According to Mothers Against Drunk Driving
  • Thirty-eight percent of all pedestrians 16 years of age or older killed in traffic crashes in 2000 had alcohol in their system. (NHTSA, 2003).

  • The driver, pedestrian, or both were intoxicated in 41 percent of all fatal pedestrian crashes in 2002. In these crashes, the intoxication rate for pedestrians was nearly triple the rate for drivers — 34 percent and 13 percent, respectively. Both the pedestrian and the driver were intoxicated in 5 percent of the crashes that resulted in a pedestrian fatality. (NHTSA, 2003)

According to Traffic Safety Facts 2002: Pedestrians:
  • Most pedestrian fatalities in 2002 occurred in urban areas (71 percent), at nonintersection locations (78 percent), in normal weather conditions (89 percent), and at night (65 percent).

  • More than two-thirds (68 percent)of the 2002 pedestrian fatalities were males.

  • Pedestrian fatalities accounted for 86 percent of all nonoccupant fatalities in 2002.

  • Alcohol involvement — either for the driver or for the pedestrian — was reported in nearly one-half (46 percent) of the traffic crashes that resulted in pedestrian fatalities. Of the pedestrians involved, 34 percent were intoxicated.

Fat city? Nope, it's the 'burbs by Laura Pulfer
You can't be too careful, you know, jumping to conclusions, so for $4 million I guess we'll find out for scientific certainty. I myself have observed that city people don't appear to be any more svelte than suburban people. But, of course, I am no scientist.

My friend Jan and I discussed this over lunch. She eats like a bird, so she did not take advantage of the opportunity to accessorize her half-pounder with cheese and bacon. I, myself, was drinking a diet cola with my Nuggets of something fried but unrecognizable and Biggie Sized with a bale of fries for only an additional 39 cents.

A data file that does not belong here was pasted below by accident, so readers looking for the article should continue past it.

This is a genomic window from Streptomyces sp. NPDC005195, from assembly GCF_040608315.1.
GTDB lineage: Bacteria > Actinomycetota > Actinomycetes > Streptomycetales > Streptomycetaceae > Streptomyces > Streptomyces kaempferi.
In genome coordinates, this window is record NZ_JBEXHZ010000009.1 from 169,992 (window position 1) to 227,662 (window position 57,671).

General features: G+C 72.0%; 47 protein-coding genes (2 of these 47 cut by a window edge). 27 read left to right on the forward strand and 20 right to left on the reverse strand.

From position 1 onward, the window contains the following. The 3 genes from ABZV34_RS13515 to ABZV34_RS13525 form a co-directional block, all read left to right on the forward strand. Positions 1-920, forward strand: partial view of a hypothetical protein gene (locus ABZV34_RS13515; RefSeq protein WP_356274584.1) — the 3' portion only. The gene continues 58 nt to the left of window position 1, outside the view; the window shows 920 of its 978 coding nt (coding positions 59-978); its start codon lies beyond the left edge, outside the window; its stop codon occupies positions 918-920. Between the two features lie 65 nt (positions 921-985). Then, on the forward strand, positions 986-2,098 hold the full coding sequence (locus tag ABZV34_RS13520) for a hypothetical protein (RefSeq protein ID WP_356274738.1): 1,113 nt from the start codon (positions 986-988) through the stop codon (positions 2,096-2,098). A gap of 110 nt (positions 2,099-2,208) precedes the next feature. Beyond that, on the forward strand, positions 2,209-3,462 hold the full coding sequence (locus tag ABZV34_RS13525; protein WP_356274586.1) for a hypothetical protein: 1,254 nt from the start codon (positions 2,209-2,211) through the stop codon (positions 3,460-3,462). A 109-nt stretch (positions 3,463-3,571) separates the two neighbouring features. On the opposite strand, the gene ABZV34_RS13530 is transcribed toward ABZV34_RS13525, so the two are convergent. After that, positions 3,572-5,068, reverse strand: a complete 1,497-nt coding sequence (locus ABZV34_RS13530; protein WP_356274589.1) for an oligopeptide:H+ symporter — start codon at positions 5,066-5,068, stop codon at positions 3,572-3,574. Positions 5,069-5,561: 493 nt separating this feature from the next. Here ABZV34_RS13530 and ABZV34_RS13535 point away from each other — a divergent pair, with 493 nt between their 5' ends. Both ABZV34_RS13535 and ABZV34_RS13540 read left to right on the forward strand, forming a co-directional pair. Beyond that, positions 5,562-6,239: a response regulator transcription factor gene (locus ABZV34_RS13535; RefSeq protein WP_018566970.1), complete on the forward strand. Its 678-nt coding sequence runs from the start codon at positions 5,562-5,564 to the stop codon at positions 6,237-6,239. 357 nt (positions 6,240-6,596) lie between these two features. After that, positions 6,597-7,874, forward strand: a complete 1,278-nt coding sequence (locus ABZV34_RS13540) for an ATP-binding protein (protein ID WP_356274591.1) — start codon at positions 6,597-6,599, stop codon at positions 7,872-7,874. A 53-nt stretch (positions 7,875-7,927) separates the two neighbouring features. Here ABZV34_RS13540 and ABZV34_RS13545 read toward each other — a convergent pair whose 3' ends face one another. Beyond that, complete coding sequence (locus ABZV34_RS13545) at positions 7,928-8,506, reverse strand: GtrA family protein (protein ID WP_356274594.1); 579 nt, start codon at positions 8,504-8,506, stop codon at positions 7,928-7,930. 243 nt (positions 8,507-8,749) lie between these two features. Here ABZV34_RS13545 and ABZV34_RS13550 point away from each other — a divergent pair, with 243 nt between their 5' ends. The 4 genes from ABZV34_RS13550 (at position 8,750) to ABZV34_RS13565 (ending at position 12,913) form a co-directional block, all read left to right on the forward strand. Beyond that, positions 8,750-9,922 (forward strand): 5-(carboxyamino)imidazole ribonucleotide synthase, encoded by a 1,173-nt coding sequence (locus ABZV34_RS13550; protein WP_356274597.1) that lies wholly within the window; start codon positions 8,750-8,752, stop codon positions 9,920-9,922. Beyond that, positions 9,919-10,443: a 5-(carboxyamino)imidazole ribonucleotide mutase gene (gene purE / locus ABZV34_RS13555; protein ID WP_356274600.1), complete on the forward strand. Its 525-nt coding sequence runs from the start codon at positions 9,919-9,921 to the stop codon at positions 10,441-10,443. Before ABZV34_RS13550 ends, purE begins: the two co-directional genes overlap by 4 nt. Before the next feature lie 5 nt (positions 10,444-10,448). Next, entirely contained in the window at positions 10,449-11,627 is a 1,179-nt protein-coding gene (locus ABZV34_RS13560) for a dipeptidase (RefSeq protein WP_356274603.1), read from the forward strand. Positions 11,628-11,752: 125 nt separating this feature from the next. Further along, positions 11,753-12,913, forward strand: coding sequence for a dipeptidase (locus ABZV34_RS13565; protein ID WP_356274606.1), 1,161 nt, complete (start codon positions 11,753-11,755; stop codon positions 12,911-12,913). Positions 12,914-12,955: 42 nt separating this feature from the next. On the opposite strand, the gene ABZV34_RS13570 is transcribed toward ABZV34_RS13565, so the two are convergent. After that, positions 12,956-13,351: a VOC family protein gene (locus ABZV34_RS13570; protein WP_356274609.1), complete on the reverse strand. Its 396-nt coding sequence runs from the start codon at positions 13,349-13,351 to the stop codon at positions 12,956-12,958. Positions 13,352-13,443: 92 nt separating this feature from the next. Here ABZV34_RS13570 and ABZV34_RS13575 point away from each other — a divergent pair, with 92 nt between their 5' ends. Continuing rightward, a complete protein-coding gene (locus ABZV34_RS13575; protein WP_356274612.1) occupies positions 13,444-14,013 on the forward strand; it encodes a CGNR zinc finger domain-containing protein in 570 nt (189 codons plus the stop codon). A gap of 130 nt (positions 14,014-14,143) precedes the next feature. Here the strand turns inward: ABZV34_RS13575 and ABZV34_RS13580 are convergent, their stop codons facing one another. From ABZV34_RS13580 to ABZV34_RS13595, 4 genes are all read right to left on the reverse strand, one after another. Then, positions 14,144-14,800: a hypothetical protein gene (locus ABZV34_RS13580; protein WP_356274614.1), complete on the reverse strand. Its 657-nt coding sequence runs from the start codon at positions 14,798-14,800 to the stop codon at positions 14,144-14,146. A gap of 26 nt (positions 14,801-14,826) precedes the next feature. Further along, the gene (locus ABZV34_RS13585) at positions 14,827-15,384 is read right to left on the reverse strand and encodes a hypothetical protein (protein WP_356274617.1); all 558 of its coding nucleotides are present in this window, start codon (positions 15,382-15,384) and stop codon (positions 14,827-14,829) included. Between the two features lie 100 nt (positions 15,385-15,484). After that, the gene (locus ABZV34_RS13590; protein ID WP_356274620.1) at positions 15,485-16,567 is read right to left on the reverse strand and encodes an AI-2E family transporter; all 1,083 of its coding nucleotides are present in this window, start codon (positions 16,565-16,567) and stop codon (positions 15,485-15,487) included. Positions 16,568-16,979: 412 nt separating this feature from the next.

We agreed that our neighborhood could use more sidewalks. Sometimes we almost have to stand in the street when we're waiting in line at Graeter's during the summertime.

There has to be a link.

Porky America

From 1975 to 1995, when cities were seriously sprawling, there was a 42 percent decline in walking, according to the U.S. Department of Transportation. (So far the links between urban sprawl and the divorce rate, babies born out of wedlock and violence on television have not been explored, although these things too escalated during that same couple of decades.)

Of course hiking in the French countryside is presumably much safer.

Thursday, April 8

A fascinating broadcast report by Jeff Tyler on Homeless Economics at At least some homeless people want to be that way, and don't see it as a bad life.

Then the next day, Robert Reich had one on Middle East Economics, noting that the Middle East was relatively unintegrated into the world economy. In other words, globalization is an enemy of terrorism.

Here's an earlier report where various other Democrats made the same point.

Paul Blustein in the Washington Post made the same connection earlier.
I like Classical Values, discovered via Instapundit, particularly what he says about Ashcroft's war on porn. Then there's Eugene Volokh on the ultimate outcome: either it'll be ineffective, or they'll have to violate everyone's rights.

Wednesday, April 7

Strange. Last night we watched a NOVA program on the coelacanth, and today I finally notice my rickety richwin software presents "...还生存著的中生代的一种腔棘鱼" as an autocomplete option for 现在. In other words, they expect people often intend to go on to say "there still exists a kind of coelacanth from the Mesozoic Era" when they type "now" in Chinese. Sure, someone's going to say, hey, I type that all the time. The weird thing is that I've never noticed this before. The only other autocomplete option was "...不遵守交通规则" ("not respecting traffic regulations") for 走路 ("walking"). Bastards. What about the Chinese drivers that fail to respect traffic regulations?

Tuesday, April 6

Why do they do it?

Much taken by a speech of the lawyer towards the beginning of the movie, I skimmed through the text of Le colonel Chabert (available in pdf format here)
Combien de choses n'ai-je pas apprises en exerçant ma charge! J'ai vu mourir un père dans un grenier, sans sou ni maille, abandonné par deux filles auxquelles il avait donné quarante mille livres de rente! J'ai vu brûler des testaments; j'ai vu des mères dépouillant leurs enfants, des maris volant leurs femmes, des femmes tuant leurs maris en se servant de l'amour qu'elles leur inspiraient pour les rendre fous ou imbéciles, afin de vivre en paix avec un amant. J'ai vu des femmes donnant à l'enfant d'un premier lit des goûts qui devaient amener sa mort, afin d'enrichir l'enfant de l'amour. Je ne puis vous dire tout ce que j'ai vu, car j'ai vu des crimes contre lesquels la justice est impuissante. Enfin, toutes les horreurs que les romanciers croient inventer sont toujours au-dessous de la vérité. Vous allez connaître ces jolies choses-là, vous; moi, je vais vivre à la campagne avec ma femme, Paris me fait horreur.

Here's a mediocre English version: